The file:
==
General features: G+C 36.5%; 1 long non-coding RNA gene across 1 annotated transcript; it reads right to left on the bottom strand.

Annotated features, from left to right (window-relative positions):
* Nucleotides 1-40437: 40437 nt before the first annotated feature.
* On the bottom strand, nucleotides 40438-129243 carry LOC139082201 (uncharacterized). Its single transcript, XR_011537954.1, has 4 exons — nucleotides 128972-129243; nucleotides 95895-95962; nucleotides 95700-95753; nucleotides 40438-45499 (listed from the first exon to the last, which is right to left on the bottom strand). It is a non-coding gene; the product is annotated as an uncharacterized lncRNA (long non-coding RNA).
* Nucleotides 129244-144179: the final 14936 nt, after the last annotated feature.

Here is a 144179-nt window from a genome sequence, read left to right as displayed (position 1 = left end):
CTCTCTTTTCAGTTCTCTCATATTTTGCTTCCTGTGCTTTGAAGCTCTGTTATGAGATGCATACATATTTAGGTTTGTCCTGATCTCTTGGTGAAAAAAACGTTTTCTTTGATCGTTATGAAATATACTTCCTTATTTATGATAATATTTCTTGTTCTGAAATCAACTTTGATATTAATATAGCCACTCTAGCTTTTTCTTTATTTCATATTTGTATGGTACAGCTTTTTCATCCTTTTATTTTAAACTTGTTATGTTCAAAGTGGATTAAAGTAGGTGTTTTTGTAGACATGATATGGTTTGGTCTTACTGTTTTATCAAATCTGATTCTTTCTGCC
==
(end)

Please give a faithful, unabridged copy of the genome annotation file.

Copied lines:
General features: G+C 36.5%; 1 long non-coding RNA gene across 1 annotated transcript; it reads right to left on the bottom strand.

Annotated features, from left to right (window-relative positions):
* Nucleotides 1-40437: 40437 nt before the first annotated feature.
* On the bottom strand, nucleotides 40438-129243 carry LOC139082201 (uncharacterized). Its single transcript, XR_011537954.1, has 4 exons — nucleotides 128972-129243; nucleotides 95895-95962; nucleotides 95700-95753; nucleotides 40438-45499 (listed from the first exon to the last, which is right to left on the bottom strand). It is a non-coding gene; the product is annotated as an uncharacterized lncRNA (long non-coding RNA).
* Nucleotides 129244-144179: the final 14936 nt, after the last annotated feature.

Here is a 144179-nt window from a genome sequence, read left to right as displayed (position 1 = left end):
CTCTCTTTTCAGTTCTCTCATATTTTGCTTCCTGTGCTTTGAAGCTCTGTTATGAGATGCATACATATTTAGGTTTGTCCTGATCTCTTGGTGAAAAAAACGTTTTCTTTGATCGTTATGAAATATACTTCCTTATTTATGATAATATTTCTTGTTCTGAAATCAACTTTGATATTAATATAGCCACTCTAGCTTTTTCTTTATTTCATATTTGTATGGTACAGCTTTTTCATCCTTTTATTTTAAACTTGTTATGTTCAAAGTGGATTAAAGTAGGTGTTTTTGTAGACATGATATGGTTTGGTCTTACTGTTTTATCAAATCTGATTCTTTCTGCC